“Nearly everybody who contacts us at The Irish Childhood Bereavement Network, whether they are professionals or parents, starts by asking: Can you recommend some counseling for a bereaved child? I always just say: Talk me through your concerns.
They would then list their concerns and, 9 times out of 10, they would describe behaviors that are totally normal for a child who doesn’t understand what is happening. For very young children – let’s say up to a 5-year-old – their brain isn’t developed enough to understand that when somebody dies, they don’t feel cold or hungry. They don’t understand that death is final.
All those things WE take for granted, but with children, you need to break this down and explain it to them. If you don’t, there is a probability that they will be confused. I had a case where a child lost a baby brother and he kept asking questions like: Who is minding my little brother now? Is somebody keeping him warm? Is somebody feeding him? At that age, they don’t understand, so you have to break it down, even if that seems obvious.
It can seem counterintuitive because we think we should be protecting our children from the reality of what death means. Parents often try to soften it by saying things like: He is in a better place now, He is at peace, or He is with the angels. All these sayings confuse them even more. Children often respond to these by saying things like: If Daddy could go to this better place, why can’t I go there with him too?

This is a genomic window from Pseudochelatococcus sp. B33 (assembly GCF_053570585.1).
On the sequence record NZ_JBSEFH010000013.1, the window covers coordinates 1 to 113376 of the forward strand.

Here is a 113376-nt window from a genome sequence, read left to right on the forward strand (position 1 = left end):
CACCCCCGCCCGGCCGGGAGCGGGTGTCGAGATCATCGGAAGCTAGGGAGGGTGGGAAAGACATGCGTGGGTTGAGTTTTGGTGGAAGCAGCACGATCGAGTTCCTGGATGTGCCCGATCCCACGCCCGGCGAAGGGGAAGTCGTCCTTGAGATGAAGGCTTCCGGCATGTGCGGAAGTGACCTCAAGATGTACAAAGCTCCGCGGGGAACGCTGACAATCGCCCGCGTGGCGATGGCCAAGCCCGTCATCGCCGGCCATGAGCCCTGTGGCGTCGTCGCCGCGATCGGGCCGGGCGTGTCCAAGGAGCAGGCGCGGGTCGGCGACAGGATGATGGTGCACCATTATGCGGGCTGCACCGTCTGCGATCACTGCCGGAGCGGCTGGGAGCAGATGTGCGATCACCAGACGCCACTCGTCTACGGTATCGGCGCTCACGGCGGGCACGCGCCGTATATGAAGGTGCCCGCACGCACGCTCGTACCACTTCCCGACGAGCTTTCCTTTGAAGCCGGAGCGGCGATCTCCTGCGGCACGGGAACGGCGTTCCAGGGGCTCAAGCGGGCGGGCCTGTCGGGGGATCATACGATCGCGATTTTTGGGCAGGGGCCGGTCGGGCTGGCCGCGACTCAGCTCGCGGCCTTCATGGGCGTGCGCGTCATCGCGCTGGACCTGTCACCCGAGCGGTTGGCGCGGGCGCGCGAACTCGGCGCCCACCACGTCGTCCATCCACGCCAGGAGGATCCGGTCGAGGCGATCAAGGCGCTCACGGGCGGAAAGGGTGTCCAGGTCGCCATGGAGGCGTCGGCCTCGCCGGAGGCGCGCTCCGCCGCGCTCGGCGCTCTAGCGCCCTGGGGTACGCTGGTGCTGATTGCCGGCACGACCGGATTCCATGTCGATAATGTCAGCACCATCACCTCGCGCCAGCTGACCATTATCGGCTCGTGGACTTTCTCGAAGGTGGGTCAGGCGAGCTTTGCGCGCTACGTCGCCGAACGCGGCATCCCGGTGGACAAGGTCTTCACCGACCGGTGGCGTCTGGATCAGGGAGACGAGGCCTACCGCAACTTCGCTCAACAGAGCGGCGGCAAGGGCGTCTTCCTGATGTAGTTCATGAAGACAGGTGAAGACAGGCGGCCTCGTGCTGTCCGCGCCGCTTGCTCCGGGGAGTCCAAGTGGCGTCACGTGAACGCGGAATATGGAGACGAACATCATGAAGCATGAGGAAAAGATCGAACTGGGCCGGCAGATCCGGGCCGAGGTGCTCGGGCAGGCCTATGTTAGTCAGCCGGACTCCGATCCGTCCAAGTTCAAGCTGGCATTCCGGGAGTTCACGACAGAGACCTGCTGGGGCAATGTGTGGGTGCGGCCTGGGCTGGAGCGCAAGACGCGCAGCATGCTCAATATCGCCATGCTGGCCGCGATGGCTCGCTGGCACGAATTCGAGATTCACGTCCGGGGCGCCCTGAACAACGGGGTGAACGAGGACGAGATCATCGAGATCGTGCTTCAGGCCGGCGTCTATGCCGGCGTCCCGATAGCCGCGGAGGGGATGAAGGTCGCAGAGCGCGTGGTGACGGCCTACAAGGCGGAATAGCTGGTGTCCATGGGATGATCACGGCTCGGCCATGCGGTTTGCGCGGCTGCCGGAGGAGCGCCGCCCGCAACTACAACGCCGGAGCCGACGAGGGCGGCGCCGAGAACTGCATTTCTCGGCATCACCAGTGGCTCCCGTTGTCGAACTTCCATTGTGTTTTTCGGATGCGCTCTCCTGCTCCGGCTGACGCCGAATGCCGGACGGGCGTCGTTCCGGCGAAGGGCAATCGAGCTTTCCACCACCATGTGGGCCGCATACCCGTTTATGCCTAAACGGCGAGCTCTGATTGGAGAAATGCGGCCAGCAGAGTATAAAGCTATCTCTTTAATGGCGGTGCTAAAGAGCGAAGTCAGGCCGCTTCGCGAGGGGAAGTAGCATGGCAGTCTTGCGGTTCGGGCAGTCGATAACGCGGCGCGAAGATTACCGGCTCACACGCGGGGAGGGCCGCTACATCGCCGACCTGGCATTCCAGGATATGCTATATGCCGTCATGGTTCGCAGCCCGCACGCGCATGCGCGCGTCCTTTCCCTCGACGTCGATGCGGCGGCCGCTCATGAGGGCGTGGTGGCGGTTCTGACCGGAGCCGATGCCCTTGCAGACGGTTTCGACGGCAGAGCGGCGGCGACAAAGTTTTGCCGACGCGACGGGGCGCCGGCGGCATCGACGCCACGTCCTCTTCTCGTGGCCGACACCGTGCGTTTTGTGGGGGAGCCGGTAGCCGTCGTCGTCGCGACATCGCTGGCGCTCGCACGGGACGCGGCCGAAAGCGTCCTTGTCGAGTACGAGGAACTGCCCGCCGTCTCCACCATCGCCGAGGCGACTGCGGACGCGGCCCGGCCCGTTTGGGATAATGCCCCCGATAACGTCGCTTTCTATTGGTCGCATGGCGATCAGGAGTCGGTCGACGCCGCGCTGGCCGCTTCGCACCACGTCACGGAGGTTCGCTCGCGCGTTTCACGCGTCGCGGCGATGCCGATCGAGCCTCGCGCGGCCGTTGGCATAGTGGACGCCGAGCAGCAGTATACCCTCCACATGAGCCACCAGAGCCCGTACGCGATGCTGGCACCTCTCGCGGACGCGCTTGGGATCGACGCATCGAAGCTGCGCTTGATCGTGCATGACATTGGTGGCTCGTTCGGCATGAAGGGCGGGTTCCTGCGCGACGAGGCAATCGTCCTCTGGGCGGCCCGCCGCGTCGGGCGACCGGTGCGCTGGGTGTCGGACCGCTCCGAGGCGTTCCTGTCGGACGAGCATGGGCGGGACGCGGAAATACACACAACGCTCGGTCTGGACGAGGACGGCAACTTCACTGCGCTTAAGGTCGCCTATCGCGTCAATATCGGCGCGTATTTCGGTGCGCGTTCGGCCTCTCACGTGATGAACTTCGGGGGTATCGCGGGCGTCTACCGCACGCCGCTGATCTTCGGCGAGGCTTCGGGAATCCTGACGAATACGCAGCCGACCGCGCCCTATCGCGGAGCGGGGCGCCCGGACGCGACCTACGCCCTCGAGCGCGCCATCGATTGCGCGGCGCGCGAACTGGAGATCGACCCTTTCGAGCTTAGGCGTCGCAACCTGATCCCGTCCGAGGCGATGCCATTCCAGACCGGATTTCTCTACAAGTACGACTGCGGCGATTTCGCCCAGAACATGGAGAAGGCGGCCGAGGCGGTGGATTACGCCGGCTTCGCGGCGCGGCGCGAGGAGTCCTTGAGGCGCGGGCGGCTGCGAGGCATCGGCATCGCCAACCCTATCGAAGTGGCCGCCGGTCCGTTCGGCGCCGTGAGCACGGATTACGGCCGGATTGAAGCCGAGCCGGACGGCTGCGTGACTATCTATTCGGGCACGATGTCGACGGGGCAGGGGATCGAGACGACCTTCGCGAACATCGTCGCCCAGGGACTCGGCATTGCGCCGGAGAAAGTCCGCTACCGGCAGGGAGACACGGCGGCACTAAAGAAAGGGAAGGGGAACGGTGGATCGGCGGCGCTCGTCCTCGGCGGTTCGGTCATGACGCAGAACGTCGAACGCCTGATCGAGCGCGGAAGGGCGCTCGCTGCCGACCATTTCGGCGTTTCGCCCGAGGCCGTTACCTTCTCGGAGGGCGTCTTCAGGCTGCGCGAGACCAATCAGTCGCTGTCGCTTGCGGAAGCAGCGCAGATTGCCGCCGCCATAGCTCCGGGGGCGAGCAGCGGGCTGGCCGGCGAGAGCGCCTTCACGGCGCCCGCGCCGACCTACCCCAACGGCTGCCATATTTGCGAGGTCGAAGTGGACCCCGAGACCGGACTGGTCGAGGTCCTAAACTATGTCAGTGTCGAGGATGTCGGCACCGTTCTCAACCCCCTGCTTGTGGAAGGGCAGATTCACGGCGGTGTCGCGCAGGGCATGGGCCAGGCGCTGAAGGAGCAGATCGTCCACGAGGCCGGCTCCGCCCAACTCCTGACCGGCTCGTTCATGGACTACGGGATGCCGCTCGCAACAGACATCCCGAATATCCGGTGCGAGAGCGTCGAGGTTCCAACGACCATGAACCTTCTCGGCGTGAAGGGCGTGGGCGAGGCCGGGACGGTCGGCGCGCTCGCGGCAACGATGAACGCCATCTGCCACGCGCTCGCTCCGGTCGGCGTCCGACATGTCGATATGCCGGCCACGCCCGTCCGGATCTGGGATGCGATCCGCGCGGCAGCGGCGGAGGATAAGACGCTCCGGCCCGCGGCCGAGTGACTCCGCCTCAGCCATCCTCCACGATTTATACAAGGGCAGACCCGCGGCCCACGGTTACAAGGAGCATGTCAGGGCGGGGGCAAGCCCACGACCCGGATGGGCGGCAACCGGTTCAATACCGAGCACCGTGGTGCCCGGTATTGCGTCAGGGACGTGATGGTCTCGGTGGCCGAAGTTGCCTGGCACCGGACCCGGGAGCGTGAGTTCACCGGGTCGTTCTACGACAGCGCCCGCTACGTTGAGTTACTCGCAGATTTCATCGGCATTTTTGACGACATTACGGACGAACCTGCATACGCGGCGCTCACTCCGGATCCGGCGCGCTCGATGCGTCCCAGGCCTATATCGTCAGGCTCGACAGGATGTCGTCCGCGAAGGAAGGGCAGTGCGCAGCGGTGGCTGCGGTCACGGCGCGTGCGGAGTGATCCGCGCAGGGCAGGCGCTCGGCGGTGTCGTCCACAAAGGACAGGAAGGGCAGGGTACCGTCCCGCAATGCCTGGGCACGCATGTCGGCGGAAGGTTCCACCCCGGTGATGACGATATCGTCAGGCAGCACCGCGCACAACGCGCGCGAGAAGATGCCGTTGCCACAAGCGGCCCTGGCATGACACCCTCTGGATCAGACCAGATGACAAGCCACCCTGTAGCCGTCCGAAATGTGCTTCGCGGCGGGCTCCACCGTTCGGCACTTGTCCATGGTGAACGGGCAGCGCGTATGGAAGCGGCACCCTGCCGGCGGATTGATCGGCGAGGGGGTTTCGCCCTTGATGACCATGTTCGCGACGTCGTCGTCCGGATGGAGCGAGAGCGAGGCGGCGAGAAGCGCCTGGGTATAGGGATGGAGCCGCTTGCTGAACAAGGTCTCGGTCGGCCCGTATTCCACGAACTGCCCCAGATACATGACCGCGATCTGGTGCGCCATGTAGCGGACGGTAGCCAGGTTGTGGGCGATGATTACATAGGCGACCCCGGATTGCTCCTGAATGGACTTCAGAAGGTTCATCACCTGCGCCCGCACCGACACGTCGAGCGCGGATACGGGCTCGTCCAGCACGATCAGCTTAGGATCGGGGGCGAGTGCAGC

You need to be quite honest and concrete with children and people may think it’s quite harsh but actually, it’s much easier for them to comprehend. Most of the time not knowing or not understanding can lead to anxiety. Also, talking about grief is not a once-off conversation done perfectly. This should be a topic that is being discussed as they require, as they mature. What they can absorb when they are five is different from what they can understand when they are 10 or 15. Many people confuse this with regression, but it’s actually quite normal. They are revisiting what happened at a new level of understanding.
We always say if a child asks a question, they are ready for the answer. So, give them an honest answer. If you are not sure how to answer just say: That’s a great question, let me think about the answer and I’ll get back to you on it later today. Then, give us a call and we help you with the best answer.
Grief for children is devastating, confusing, often lonely and heartbreaking for parents and family who are also grieving. While it’s completely natural to worry and want to protect children and teenagers, the best thing to do is give them age-appropriate information about a death.”
Maura’s interview is part of a series of seven interviews by Humans of Dublin with individuals who are either beneficiaries of or contributors to the work of IHF.